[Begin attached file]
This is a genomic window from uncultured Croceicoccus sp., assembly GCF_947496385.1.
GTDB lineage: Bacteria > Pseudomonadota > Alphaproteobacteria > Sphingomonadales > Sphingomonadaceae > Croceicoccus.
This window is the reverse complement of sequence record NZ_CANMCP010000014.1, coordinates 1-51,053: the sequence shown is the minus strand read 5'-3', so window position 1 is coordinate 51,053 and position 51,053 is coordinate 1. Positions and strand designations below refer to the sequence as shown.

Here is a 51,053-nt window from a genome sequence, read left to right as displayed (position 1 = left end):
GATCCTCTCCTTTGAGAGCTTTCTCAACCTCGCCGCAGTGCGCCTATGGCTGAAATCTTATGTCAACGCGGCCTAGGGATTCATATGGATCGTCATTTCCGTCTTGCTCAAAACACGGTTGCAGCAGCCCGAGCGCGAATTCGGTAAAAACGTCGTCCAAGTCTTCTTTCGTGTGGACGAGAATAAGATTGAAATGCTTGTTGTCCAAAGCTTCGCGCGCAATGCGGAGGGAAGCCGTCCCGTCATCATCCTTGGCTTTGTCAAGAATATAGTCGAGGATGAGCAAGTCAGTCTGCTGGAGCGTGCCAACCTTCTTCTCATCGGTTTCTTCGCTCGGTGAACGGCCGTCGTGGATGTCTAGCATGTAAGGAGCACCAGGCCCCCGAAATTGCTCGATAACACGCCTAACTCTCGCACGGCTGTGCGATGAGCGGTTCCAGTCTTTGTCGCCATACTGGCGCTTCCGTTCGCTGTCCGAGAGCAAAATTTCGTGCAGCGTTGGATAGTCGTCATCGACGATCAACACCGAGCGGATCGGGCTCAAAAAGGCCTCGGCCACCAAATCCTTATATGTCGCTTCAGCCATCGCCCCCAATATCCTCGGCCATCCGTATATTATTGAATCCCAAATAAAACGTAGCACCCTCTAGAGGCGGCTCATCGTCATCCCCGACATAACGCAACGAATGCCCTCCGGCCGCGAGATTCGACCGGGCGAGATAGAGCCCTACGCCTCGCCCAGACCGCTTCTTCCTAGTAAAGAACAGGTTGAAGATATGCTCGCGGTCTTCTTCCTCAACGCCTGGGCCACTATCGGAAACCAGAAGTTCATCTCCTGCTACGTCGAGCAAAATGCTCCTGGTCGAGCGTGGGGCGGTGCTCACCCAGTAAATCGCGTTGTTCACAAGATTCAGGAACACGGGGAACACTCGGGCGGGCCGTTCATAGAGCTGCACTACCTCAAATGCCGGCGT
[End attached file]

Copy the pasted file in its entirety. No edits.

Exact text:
This is a genomic window from uncultured Croceicoccus sp., assembly GCF_947496385.1.
GTDB lineage: Bacteria > Pseudomonadota > Alphaproteobacteria > Sphingomonadales > Sphingomonadaceae > Croceicoccus.
This window is the reverse complement of sequence record NZ_CANMCP010000014.1, coordinates 1-51,053: the sequence shown is the minus strand read 5'-3', so window position 1 is coordinate 51,053 and position 51,053 is coordinate 1. Positions and strand designations below refer to the sequence as shown.

Here is a 51,053-nt window from a genome sequence, read left to right as displayed (position 1 = left end):
GATCCTCTCCTTTGAGAGCTTTCTCAACCTCGCCGCAGTGCGCCTATGGCTGAAATCTTATGTCAACGCGGCCTAGGGATTCATATGGATCGTCATTTCCGTCTTGCTCAAAACACGGTTGCAGCAGCCCGAGCGCGAATTCGGTAAAAACGTCGTCCAAGTCTTCTTTCGTGTGGACGAGAATAAGATTGAAATGCTTGTTGTCCAAAGCTTCGCGCGCAATGCGGAGGGAAGCCGTCCCGTCATCATCCTTGGCTTTGTCAAGAATATAGTCGAGGATGAGCAAGTCAGTCTGCTGGAGCGTGCCAACCTTCTTCTCATCGGTTTCTTCGCTCGGTGAACGGCCGTCGTGGATGTCTAGCATGTAAGGAGCACCAGGCCCCCGAAATTGCTCGATAACACGCCTAACTCTCGCACGGCTGTGCGATGAGCGGTTCCAGTCTTTGTCGCCATACTGGCGCTTCCGTTCGCTGTCCGAGAGCAAAATTTCGTGCAGCGTTGGATAGTCGTCATCGACGATCAACACCGAGCGGATCGGGCTCAAAAAGGCCTCGGCCACCAAATCCTTATATGTCGCTTCAGCCATCGCCCCCAATATCCTCGGCCATCCGTATATTATTGAATCCCAAATAAAACGTAGCACCCTCTAGAGGCGGCTCATCGTCATCCCCGACATAACGCAACGAATGCCCTCCGGCCGCGAGATTCGACCGGGCGAGATAGAGCCCTACGCCTCGCCCAGACCGCTTCTTCCTAGTAAAGAACAGGTTGAAGATATGCTCGCGGTCTTCTTCCTCAACGCCTGGGCCACTATCGGAAACCAGAAGTTCATCTCCTGCTACGTCGAGCAAAATGCTCCTGGTCGAGCGTGGGGCGGTGCTCACCCAGTAAATCGCGTTGTTCACAAGATTCAGGAACACGGGGAACACTCGGGCGGGCCGTTCATAGAGCTGCACTACCTCAAATGCCGGCGT